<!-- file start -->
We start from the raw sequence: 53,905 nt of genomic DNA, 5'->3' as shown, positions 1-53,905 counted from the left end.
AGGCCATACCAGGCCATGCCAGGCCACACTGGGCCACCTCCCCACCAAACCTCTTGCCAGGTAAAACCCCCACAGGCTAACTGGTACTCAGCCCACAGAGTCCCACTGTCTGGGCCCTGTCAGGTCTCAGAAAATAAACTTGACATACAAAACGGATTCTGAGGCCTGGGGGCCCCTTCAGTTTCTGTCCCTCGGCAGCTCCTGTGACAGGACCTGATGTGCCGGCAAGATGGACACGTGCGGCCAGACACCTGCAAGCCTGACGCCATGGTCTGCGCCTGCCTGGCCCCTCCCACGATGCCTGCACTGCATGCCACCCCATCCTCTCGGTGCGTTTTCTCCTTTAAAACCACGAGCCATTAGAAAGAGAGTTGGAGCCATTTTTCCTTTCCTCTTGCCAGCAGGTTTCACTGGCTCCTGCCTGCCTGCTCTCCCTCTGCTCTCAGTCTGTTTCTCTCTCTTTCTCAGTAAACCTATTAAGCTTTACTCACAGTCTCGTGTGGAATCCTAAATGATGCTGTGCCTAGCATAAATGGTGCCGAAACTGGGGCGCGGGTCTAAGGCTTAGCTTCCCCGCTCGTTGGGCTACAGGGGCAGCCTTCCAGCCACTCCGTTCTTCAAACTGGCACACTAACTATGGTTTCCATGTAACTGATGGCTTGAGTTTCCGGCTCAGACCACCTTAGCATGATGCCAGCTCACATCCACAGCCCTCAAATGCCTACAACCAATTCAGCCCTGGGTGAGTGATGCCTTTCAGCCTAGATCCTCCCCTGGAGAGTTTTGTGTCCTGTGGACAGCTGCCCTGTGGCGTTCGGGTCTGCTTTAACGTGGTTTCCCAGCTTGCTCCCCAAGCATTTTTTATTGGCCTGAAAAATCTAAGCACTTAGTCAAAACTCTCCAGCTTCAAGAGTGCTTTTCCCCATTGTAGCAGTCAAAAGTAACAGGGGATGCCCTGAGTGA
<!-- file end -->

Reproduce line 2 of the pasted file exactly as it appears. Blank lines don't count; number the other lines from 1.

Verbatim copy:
AGGCCATACCAGGCCATGCCAGGCCACACTGGGCCACCTCCCCACCAAACCTCTTGCCAGGTAAAACCCCCACAGGCTAACTGGTACTCAGCCCACAGAGTCCCACTGTCTGGGCCCTGTCAGGTCTCAGAAAATAAACTTGACATACAAAACGGATTCTGAGGCCTGGGGGCCCCTTCAGTTTCTGTCCCTCGGCAGCTCCTGTGACAGGACCTGATGTGCCGGCAAGATGGACACGTGCGGCCAGACACCTGCAAGCCTGACGCCATGGTCTGCGCCTGCCTGGCCCCTCCCACGATGCCTGCACTGCATGCCACCCCATCCTCTCGGTGCGTTTTCTCCTTTAAAACCACGAGCCATTAGAAAGAGAGTTGGAGCCATTTTTCCTTTCCTCTTGCCAGCAGGTTTCACTGGCTCCTGCCTGCCTGCTCTCCCTCTGCTCTCAGTCTGTTTCTCTCTCTTTCTCAGTAAACCTATTAAGCTTTACTCACAGTCTCGTGTGGAATCCTAAATGATGCTGTGCCTAGCATAAATGGTGCCGAAACTGGGGCGCGGGTCTAAGGCTTAGCTTCCCCGCTCGTTGGGCTACAGGGGCAGCCTTCCAGCCACTCCGTTCTTCAAACTGGCACACTAACTATGGTTTCCATGTAACTGATGGCTTGAGTTTCCGGCTCAGACCACCTTAGCATGATGCCAGCTCACATCCACAGCCCTCAAATGCCTACAACCAATTCAGCCCTGGGTGAGTGATGCCTTTCAGCCTAGATCCTCCCCTGGAGAGTTTTGTGTCCTGTGGACAGCTGCCCTGTGGCGTTCGGGTCTGCTTTAACGTGGTTTCCCAGCTTGCTCCCCAAGCATTTTTTATTGGCCTGAAAAATCTAAGCACTTAGTCAAAACTCTCCAGCTTCAAGAGTGCTTTTCCCCATTGTAGCAGTCAAAAGTAACAGGGGATGCCCTGAGTGA